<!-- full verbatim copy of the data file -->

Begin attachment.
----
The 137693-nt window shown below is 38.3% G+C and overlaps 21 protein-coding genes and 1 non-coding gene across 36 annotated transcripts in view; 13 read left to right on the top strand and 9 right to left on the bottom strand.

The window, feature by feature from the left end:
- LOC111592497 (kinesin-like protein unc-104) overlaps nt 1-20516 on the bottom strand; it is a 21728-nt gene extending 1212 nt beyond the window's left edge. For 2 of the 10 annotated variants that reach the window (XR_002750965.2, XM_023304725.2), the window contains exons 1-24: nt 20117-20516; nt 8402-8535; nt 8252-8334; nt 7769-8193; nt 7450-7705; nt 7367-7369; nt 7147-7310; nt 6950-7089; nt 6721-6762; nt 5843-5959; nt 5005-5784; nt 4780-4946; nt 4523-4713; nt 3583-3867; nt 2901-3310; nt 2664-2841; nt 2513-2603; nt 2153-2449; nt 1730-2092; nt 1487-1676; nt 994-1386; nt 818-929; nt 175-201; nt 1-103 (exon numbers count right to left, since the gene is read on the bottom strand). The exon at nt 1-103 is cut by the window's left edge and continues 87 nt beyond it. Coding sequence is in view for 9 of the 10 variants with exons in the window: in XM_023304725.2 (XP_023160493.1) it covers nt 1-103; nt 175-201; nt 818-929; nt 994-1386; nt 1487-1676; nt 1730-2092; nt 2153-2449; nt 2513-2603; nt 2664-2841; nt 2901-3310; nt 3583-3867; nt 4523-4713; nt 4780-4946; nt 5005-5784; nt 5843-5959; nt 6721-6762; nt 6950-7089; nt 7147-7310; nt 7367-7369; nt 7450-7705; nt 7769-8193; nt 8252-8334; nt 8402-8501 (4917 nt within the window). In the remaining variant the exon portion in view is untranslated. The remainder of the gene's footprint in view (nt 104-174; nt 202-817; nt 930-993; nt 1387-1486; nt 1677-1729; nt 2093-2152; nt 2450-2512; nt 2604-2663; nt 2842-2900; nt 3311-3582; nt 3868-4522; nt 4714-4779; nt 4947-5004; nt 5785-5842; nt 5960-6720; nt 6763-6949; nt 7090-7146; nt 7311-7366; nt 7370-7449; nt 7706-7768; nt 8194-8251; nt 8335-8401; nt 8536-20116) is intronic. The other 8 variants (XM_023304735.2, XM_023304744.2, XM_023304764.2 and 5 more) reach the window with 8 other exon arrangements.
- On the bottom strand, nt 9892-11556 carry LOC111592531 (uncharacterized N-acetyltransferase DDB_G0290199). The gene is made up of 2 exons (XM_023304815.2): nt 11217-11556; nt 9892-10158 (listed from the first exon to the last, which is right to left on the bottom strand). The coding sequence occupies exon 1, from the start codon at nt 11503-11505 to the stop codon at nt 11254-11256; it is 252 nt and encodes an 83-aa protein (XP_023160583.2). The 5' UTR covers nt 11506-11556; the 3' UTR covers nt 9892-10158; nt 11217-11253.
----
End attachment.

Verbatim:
The 137693-nt window shown below is 38.3% G+C and overlaps 21 protein-coding genes and 1 non-coding gene across 36 annotated transcripts in view; 13 read left to right on the top strand and 9 right to left on the bottom strand.

The window, feature by feature from the left end:
- LOC111592497 (kinesin-like protein unc-104) overlaps nt 1-20516 on the bottom strand; it is a 21728-nt gene extending 1212 nt beyond the window's left edge. For 2 of the 10 annotated variants that reach the window (XR_002750965.2, XM_023304725.2), the window contains exons 1-24: nt 20117-20516; nt 8402-8535; nt 8252-8334; nt 7769-8193; nt 7450-7705; nt 7367-7369; nt 7147-7310; nt 6950-7089; nt 6721-6762; nt 5843-5959; nt 5005-5784; nt 4780-4946; nt 4523-4713; nt 3583-3867; nt 2901-3310; nt 2664-2841; nt 2513-2603; nt 2153-2449; nt 1730-2092; nt 1487-1676; nt 994-1386; nt 818-929; nt 175-201; nt 1-103 (exon numbers count right to left, since the gene is read on the bottom strand). The exon at nt 1-103 is cut by the window's left edge and continues 87 nt beyond it. Coding sequence is in view for 9 of the 10 variants with exons in the window: in XM_023304725.2 (XP_023160493.1) it covers nt 1-103; nt 175-201; nt 818-929; nt 994-1386; nt 1487-1676; nt 1730-2092; nt 2153-2449; nt 2513-2603; nt 2664-2841; nt 2901-3310; nt 3583-3867; nt 4523-4713; nt 4780-4946; nt 5005-5784; nt 5843-5959; nt 6721-6762; nt 6950-7089; nt 7147-7310; nt 7367-7369; nt 7450-7705; nt 7769-8193; nt 8252-8334; nt 8402-8501 (4917 nt within the window). In the remaining variant the exon portion in view is untranslated. The remainder of the gene's footprint in view (nt 104-174; nt 202-817; nt 930-993; nt 1387-1486; nt 1677-1729; nt 2093-2152; nt 2450-2512; nt 2604-2663; nt 2842-2900; nt 3311-3582; nt 3868-4522; nt 4714-4779; nt 4947-5004; nt 5785-5842; nt 5960-6720; nt 6763-6949; nt 7090-7146; nt 7311-7366; nt 7370-7449; nt 7706-7768; nt 8194-8251; nt 8335-8401; nt 8536-20116) is intronic. The other 8 variants (XM_023304735.2, XM_023304744.2, XM_023304764.2 and 5 more) reach the window with 8 other exon arrangements.
- On the bottom strand, nt 9892-11556 carry LOC111592531 (uncharacterized N-acetyltransferase DDB_G0290199). The gene is made up of 2 exons (XM_023304815.2): nt 11217-11556; nt 9892-10158 (listed from the first exon to the last, which is right to left on the bottom strand). The coding sequence occupies exon 1, from the start codon at nt 11503-11505 to the stop codon at nt 11254-11256; it is 252 nt and encodes an 83-aa protein (XP_023160583.2). The 5' UTR covers nt 11506-11556; the 3' UTR covers nt 9892-10158; nt 11217-11253.